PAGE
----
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Journal of Cellular Biochemistry

Stabilization of the prostate-specific tumor suppressor NKX3.1 by the oncogenic protein kinase Pim-1 in prostate cancer cells

Authors

  • Achuth Padmanabhan,

    1. Department of Biological Sciences, University of Maryland Baltimore County, Baltimore, Maryland
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  • Eliza B. Gosc,

    1. Department of Biological Sciences, University of Maryland Baltimore County, Baltimore, Maryland
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  • Charles J. Bieberich

    Corresponding author
    1. Department of Biological Sciences, University of Maryland Baltimore County, Baltimore, Maryland
    2. Marlene and Stewart Greenbaum Cancer Center, University of Maryland, Baltimore, Maryland
    • Department of Biological Sciences, UMBC, 1000 Hilltop Circle, Baltimore, MD 21250.
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  • The authors declare no conflict of interest.

Abstract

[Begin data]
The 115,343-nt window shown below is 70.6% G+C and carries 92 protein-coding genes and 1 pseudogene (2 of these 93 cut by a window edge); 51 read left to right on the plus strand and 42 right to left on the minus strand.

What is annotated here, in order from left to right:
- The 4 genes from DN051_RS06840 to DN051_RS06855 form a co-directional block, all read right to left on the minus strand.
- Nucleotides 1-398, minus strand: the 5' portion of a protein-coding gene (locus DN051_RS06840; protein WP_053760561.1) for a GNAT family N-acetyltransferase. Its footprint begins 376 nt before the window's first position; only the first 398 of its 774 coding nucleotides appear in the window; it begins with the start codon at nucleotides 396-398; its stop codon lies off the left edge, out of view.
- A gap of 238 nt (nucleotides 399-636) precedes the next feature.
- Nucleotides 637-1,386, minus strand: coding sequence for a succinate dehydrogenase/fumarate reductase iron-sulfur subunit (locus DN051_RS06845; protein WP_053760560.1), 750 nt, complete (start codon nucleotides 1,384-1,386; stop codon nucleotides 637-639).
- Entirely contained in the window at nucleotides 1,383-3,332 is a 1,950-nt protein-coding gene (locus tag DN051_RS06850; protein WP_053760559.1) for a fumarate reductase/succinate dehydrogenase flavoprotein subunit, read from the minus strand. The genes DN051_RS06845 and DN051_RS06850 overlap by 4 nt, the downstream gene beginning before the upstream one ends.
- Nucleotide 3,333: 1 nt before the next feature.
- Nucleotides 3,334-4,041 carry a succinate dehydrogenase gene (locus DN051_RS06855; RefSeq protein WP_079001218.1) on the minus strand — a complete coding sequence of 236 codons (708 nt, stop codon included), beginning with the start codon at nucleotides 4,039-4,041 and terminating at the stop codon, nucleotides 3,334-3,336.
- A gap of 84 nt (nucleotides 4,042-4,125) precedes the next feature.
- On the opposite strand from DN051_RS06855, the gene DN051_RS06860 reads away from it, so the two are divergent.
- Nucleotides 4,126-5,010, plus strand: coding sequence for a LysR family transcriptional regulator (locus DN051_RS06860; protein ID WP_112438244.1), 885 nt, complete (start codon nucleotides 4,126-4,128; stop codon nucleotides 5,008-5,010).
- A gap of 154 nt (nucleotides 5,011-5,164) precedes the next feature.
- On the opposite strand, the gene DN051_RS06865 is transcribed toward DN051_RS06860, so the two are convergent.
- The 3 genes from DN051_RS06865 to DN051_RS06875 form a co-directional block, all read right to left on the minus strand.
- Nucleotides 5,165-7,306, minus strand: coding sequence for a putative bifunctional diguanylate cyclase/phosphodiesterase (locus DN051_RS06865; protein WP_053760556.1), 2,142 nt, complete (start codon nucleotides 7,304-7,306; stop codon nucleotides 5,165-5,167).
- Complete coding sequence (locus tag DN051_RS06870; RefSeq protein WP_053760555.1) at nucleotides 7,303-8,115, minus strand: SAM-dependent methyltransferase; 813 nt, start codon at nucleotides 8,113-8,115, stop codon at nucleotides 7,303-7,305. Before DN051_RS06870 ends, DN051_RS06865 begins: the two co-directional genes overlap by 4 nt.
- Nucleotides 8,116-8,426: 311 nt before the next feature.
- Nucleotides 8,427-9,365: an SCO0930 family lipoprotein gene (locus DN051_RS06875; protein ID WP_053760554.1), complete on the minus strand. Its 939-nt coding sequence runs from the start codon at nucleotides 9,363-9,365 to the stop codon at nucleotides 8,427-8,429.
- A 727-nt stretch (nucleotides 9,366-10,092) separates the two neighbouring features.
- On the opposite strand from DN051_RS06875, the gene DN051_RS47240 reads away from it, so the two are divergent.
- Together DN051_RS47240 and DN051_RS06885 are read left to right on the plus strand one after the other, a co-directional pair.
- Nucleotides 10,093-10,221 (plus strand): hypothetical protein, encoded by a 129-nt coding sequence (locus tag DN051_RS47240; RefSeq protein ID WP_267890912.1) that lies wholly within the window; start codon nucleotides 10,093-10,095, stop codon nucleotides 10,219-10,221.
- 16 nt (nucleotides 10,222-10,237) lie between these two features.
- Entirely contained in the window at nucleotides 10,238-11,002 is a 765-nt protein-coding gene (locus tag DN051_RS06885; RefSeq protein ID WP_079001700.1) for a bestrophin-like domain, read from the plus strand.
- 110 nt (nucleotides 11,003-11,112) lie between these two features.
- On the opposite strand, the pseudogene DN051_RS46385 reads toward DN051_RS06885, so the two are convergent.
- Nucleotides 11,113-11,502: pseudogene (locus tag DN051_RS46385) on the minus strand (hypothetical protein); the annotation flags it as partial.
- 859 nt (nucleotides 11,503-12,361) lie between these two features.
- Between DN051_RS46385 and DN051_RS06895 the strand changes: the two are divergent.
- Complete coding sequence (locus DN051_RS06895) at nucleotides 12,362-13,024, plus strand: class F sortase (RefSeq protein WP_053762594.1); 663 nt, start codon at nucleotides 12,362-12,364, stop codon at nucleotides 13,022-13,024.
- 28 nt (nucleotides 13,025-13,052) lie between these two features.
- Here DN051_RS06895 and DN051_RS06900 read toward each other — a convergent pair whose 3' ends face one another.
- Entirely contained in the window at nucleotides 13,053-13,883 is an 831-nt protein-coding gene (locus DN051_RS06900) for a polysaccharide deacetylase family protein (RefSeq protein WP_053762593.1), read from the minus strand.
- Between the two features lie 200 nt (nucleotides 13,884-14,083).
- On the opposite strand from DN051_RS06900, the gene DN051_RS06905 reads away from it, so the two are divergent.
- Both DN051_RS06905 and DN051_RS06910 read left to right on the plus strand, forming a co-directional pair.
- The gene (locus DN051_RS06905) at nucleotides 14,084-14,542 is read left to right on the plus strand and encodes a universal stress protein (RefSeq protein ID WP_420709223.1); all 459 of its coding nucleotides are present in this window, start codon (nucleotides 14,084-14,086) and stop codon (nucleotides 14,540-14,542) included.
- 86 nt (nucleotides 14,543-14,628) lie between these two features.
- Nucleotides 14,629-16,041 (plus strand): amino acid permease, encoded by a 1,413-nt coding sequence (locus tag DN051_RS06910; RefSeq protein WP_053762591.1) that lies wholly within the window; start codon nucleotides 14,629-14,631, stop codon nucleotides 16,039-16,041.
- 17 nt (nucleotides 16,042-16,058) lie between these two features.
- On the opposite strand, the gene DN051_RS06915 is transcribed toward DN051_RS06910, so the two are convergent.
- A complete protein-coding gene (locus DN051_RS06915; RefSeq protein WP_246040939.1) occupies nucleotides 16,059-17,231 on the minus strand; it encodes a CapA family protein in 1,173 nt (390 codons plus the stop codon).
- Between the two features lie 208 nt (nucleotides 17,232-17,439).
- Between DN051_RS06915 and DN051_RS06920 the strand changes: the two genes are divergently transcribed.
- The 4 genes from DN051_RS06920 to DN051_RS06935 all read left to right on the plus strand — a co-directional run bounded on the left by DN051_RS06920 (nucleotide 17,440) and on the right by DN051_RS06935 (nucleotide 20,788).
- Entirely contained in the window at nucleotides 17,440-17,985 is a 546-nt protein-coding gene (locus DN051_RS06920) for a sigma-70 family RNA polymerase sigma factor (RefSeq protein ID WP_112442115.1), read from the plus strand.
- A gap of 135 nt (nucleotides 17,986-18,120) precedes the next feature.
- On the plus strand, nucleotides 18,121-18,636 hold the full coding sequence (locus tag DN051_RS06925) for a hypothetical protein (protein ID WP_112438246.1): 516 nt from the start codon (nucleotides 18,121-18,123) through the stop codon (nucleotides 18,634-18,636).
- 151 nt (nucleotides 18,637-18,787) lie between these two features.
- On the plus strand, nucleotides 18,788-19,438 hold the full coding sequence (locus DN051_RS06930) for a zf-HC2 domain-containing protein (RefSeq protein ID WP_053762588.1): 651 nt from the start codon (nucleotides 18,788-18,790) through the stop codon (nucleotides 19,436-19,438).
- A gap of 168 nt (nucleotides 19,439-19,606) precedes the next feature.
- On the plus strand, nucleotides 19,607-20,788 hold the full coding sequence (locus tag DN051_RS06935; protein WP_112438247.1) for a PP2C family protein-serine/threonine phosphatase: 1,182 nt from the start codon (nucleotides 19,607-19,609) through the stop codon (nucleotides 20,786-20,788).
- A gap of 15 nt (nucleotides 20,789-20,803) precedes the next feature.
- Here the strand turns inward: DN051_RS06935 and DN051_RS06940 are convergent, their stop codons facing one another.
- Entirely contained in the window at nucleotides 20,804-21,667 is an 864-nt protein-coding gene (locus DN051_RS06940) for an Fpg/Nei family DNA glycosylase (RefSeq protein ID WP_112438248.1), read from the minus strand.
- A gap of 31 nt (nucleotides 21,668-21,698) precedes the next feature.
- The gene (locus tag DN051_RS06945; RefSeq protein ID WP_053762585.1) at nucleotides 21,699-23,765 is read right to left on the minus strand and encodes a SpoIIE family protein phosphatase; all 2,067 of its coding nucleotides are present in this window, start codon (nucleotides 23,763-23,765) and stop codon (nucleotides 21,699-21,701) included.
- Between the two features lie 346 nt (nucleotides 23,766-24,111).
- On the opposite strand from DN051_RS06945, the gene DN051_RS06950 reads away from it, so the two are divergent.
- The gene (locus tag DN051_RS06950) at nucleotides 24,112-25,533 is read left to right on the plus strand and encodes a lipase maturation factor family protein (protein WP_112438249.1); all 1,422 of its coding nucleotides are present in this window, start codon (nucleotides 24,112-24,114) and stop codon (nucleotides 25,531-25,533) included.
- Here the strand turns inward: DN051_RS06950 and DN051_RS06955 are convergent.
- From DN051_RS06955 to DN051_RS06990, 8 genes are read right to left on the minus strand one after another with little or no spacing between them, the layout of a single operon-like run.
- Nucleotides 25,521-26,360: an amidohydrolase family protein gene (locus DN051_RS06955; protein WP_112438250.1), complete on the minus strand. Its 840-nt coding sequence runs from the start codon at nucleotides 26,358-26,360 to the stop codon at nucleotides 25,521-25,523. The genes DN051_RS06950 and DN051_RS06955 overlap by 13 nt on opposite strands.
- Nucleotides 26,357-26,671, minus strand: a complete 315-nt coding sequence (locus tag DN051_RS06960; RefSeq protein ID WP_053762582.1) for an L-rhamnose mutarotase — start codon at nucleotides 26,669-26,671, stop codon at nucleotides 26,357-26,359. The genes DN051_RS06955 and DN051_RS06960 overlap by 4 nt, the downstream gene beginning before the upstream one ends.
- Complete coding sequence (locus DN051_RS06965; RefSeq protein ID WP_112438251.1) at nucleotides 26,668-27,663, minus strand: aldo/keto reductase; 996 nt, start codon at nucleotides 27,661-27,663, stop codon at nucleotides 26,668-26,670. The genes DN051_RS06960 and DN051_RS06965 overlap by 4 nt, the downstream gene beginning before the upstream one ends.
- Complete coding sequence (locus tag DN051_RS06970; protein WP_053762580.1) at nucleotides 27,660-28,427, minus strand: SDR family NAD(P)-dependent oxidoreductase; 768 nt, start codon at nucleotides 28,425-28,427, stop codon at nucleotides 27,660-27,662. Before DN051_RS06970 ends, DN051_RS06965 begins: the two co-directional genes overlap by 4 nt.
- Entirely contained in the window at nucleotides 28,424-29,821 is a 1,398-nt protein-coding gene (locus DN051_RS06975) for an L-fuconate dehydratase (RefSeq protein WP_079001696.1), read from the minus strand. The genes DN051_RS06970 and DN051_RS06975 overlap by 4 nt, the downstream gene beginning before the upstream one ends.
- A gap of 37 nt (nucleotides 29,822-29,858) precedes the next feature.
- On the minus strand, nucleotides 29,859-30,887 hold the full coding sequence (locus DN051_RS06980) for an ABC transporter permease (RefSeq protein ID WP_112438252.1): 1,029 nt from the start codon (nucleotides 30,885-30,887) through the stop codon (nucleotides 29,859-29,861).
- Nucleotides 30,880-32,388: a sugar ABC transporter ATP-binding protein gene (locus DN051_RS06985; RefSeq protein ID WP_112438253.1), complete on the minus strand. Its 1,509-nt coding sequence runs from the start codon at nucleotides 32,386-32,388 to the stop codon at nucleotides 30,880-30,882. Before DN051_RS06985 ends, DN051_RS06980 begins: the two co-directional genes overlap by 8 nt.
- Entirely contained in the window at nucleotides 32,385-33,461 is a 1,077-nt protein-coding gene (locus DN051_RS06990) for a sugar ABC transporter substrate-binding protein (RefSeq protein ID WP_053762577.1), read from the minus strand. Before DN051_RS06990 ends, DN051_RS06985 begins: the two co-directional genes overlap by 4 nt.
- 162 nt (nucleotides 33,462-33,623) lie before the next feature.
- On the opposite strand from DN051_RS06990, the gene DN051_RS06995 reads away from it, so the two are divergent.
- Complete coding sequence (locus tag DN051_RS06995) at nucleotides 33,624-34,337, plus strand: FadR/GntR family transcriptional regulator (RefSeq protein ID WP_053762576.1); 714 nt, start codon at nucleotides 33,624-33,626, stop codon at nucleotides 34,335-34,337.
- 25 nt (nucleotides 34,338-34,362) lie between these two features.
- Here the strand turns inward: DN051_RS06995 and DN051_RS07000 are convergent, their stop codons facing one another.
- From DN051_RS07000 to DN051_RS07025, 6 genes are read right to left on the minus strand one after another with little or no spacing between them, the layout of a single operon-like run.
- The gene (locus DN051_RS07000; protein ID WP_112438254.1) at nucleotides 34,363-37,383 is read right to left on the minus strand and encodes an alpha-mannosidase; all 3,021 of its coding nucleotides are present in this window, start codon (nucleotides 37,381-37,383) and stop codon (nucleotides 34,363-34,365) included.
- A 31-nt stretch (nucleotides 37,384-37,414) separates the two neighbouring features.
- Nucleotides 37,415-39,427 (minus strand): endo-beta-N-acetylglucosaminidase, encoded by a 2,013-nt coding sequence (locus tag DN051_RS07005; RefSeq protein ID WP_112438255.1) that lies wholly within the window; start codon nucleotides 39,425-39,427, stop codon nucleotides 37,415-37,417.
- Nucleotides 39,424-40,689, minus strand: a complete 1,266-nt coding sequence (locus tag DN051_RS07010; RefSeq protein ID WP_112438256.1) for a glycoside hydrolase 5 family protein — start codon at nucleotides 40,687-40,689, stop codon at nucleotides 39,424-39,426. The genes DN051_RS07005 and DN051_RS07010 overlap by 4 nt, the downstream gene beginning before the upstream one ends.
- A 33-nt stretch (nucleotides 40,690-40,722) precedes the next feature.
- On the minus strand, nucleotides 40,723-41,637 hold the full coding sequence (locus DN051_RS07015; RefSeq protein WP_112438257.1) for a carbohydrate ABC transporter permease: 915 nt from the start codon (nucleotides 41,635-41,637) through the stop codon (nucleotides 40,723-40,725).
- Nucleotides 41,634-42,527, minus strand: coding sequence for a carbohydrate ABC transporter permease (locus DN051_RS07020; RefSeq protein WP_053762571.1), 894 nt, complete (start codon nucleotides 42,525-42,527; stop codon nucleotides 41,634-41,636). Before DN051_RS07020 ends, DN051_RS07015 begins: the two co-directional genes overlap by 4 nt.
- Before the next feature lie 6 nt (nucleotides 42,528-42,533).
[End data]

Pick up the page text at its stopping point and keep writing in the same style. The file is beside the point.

Loss of NKX3.1 is an early and consistent event in prostate cancer and is associated with increased proliferation of prostate epithelial cells and poor prognosis. NKX3.1 stability is regulated post-translationally through phosphorylation at multiple sites by several protein kinases. Here, we report the paradoxical stabilization of the prostate-specific tumor suppressor NKX3.1 by the oncogenic protein kinase Pim-1 in prostate cancer cells. Pharmacologic Pim-1 inhibition using the small molecule inhibitor CX-6258 decreased steady state levels and half-life of NKX3.1 protein but mRNA was not affected. This effect was reversed by inhibition of the 26S-proteasome, demonstrating that Pim-1 protects NKX3.1 from proteasome-mediated degradation. Mass spectrometric analyses revealed Thr89, Ser185, Ser186, Ser195, and Ser196 as Pim-1 phospho-acceptor sites on NKX3.1. Through mutational analysis, we determined that NKX3.1 phosphorylation at Ser185, Ser186, and within the N-terminal PEST domain is essential for Pim-1-mediated stabilization. Further, we also identified Lys182 as a critical residue for NKX3.1 stabilization by Pim-1. Pim-1-mediated NKX3.1 stabilization may be important in maintaining normal cellular homeostasis in normal prostate epithelial cells, and may maintain basal NKX3.1 protein levels in prostate cancer cells. J. Cell. Biochem. 114: 1050–1057, 2013. © 2012 Wiley Periodicals, Inc.

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